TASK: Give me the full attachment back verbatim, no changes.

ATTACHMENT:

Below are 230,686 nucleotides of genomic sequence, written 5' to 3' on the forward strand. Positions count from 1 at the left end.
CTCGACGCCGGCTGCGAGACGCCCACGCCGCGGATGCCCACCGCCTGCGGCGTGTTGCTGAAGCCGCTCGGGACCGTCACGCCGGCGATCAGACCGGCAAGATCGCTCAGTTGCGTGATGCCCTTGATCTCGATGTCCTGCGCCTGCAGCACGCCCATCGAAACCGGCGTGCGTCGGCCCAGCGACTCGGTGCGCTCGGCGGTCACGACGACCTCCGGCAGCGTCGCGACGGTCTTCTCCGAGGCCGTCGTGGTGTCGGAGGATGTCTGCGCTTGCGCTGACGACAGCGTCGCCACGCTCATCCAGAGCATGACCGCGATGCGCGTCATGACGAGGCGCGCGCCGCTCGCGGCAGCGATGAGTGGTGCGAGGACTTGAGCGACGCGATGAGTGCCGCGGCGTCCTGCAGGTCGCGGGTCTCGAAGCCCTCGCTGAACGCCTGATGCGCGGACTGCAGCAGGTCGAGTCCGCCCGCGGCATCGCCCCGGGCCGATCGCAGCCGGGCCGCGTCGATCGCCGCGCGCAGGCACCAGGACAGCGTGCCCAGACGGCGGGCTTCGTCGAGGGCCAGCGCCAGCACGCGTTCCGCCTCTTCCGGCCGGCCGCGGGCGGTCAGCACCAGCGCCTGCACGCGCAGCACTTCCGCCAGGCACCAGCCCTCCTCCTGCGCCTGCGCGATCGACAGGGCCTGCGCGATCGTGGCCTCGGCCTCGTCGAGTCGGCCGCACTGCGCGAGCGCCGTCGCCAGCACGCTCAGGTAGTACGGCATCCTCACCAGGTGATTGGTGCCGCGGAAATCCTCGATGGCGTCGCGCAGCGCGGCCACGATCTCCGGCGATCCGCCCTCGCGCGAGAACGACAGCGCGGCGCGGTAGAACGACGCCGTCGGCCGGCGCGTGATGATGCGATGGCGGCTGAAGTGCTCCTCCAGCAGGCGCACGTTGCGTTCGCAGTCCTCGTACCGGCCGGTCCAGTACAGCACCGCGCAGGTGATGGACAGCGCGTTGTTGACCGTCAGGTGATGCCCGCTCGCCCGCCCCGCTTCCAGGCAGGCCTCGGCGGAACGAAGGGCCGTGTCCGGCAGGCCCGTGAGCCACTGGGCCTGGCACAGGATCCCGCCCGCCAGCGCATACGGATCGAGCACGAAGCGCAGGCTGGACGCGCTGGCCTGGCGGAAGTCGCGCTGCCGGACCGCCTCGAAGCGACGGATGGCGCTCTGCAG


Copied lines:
Below are 230,686 nucleotides of genomic sequence, written 5' to 3' on the forward strand. Positions count from 1 at the left end.
CTCGACGCCGGCTGCGAGACGCCCACGCCGCGGATGCCCACCGCCTGCGGCGTGTTGCTGAAGCCGCTCGGGACCGTCACGCCGGCGATCAGACCGGCAAGATCGCTCAGTTGCGTGATGCCCTTGATCTCGATGTCCTGCGCCTGCAGCACGCCCATCGAAACCGGCGTGCGTCGGCCCAGCGACTCGGTGCGCTCGGCGGTCACGACGACCTCCGGCAGCGTCGCGACGGTCTTCTCCGAGGCCGTCGTGGTGTCGGAGGATGTCTGCGCTTGCGCTGACGACAGCGTCGCCACGCTCATCCAGAGCATGACCGCGATGCGCGTCATGACGAGGCGCGCGCCGCTCGCGGCAGCGATGAGTGGTGCGAGGACTTGAGCGACGCGATGAGTGCCGCGGCGTCCTGCAGGTCGCGGGTCTCGAAGCCCTCGCTGAACGCCTGATGCGCGGACTGCAGCAGGTCGAGTCCGCCCGCGGCATCGCCCCGGGCCGATCGCAGCCGGGCCGCGTCGATCGCCGCGCGCAGGCACCAGGACAGCGTGCCCAGACGGCGGGCTTCGTCGAGGGCCAGCGCCAGCACGCGTTCCGCCTCTTCCGGCCGGCCGCGGGCGGTCAGCACCAGCGCCTGCACGCGCAGCACTTCCGCCAGGCACCAGCCCTCCTCCTGCGCCTGCGCGATCGACAGGGCCTGCGCGATCGTGGCCTCGGCCTCGTCGAGTCGGCCGCACTGCGCGAGCGCCGTCGCCAGCACGCTCAGGTAGTACGGCATCCTCACCAGGTGATTGGTGCCGCGGAAATCCTCGATGGCGTCGCGCAGCGCGGCCACGATCTCCGGCGATCCGCCCTCGCGCGAGAACGACAGCGCGGCGCGGTAGAACGACGCCGTCGGCCGGCGCGTGATGATGCGATGGCGGCTGAAGTGCTCCTCCAGCAGGCGCACGTTGCGTTCGCAGTCCTCGTACCGGCCGGTCCAGTACAGCACCGCGCAGGTGATGGACAGCGCGTTGTTGACCGTCAGGTGATGCCCGCTCGCCCGCCCCGCTTCCAGGCAGGCCTCGGCGGAACGAAGGGCCGTGTCCGGCAGGCCCGTGAGCCACTGGGCCTGGCACAGGATCCCGCCCGCCAGCGCATACGGATCGAGCACGAAGCGCAGGCTGGACGCGCTGGCCTGGCGGAAGTCGCGCTGCCGGACCGCCTCGAAGCGACGGATGGCGCTCTGCAG